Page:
When I designed the Semester hextube bamboo bike for HERObike a few years ago, I was frustrated with the costs of components- wheels, tires, chainset, saddle- everything! Trying to keep a simple bike affordable was an incredible challenge. But then someone told me that Walmart sold a pretty decent fixed/ single speed bike for $100 retail. With the help of my students at the University of Kansas, I quickly devised a way to hack this bike, replace the top tube and the down tube with bamboo/carbon fiber hextubes and Voila! the Walmart Hack was born. You're still probably looking at $200 by the time you're finished, but you have a unique single speed/ fixie with a smooth, vibration-free ride!
Start with an inexpensive fixed gear bike. Look for steel frames that are filet brazed with small top and down tubes. The Walmart Thruster 700c is a good candidate.
Step 2: Make Your Hextubes
Check out my other Instructable about making bamboo/carbon fiber hextubes. If you have big bamboo growing nearby, you're in luck! Otherwise, look around for bamboo strips that are about 2' long, minimum 1" wide, and approximately 1/4" thick. If all else fails, get some nice hardwood (maple is a good choice), have it planed down to a 4-5mm thickness. You need to calculate the size of your strips based on the dimensions you need for your hextubes.The inside diameter of the hextube must be slightly larger than the diameter of the tube you are replacing. Let's say you are replacing a 28.6mm tube. The inside diameter of your hextube should be slightly larger- say 30mm.If you are using 4mm thick bamboo, the outside diameter of the hextube (flat to flat) is 38mm.If we use a little math (or an online calculator) we know that each side is 21mm. That is the width of our strips. Length should be a couple inches longer than we need to allow for trimming.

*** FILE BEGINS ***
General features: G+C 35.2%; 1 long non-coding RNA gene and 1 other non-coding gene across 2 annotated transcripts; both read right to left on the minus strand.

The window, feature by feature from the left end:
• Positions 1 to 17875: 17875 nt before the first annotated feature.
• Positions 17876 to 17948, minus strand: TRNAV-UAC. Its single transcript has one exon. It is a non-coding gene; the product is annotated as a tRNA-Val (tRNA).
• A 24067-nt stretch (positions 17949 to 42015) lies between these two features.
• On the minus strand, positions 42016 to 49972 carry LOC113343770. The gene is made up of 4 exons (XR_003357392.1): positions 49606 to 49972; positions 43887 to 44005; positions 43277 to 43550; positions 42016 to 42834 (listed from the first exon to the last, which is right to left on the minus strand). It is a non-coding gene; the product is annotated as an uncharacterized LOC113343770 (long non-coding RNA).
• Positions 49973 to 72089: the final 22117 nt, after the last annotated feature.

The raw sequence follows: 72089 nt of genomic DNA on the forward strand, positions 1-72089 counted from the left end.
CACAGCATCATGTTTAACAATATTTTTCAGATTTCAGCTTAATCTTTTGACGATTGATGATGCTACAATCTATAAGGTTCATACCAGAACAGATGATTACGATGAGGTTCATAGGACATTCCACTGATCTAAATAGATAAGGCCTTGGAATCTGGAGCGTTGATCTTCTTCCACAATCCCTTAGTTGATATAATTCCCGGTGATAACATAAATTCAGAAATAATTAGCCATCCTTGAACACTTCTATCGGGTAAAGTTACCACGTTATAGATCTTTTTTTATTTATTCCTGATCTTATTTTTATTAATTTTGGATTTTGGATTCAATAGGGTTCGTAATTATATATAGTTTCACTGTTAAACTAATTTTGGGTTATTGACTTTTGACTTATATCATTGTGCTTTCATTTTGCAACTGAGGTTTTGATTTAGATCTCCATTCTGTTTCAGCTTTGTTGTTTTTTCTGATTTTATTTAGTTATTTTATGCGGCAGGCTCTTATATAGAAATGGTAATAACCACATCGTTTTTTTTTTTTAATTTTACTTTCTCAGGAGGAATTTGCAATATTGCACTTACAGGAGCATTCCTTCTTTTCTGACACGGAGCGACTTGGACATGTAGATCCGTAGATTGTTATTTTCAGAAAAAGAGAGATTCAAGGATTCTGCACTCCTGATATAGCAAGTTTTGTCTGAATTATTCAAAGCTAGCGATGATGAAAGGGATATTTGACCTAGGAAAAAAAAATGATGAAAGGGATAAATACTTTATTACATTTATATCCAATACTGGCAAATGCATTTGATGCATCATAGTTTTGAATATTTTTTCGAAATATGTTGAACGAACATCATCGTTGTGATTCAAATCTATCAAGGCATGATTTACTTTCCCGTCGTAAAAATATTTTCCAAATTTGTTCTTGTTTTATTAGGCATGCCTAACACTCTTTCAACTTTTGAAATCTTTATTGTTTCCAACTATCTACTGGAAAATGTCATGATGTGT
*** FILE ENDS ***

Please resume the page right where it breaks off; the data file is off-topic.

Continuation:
Step 3: Prepare Your Frame
Scary step, but not difficult. Just make sure you measure everything.
First, measure your top and down tube diameters. The down tube is going to be a little bigger so you need to make your tubes different sizes. You will use these measurements to calculate the size of your hextubes. Next, carefully measure the length of the top tube and the down tube. Usually, tube lengths are measured center-to-center. This way, when you install the hextubes you won't change the geometry of the frame. Use a Sharpie to mark your cuts, so your lugs are 80-100mm long, then saw your frame. Rough up the "lugs" that will go inside our hextubes, and tape off the rest of your frame to protect it.
Step 4: Fit Your Tubes
Dry fit your hextubes and carefully shape the hextube to fit tightly to the steel frame pieces. I usually mark with a pencil, cuut with a coping saw, then shape with a rasp. Keep checking the fit to make sure your finished frame will be the same size as the old one. The care you take in this step will determine the overall quality, look and feel of the finished bike. When your tubes fit dry, pull them apart, clean the tubes to make sure there is no grease anywhere, them slather a generous amount of JB Weld or PC7 on the lugs and inside the hextubes. Check to see that your frame is square. Leave overnight. Then take off the tape and reinstall components.
Step 5: Testride!
This is the best part. Be careful at first, in case the frame got misaligned or one of your epoxy joints wasn't set right. Slowly increase speed and distance. Notice how smooth the ride is. Because the hextubes are made by fusing two dissimilar materials (bamboo and carbon fiber) vibration in these tubes is nearly eliminated! Enjoy!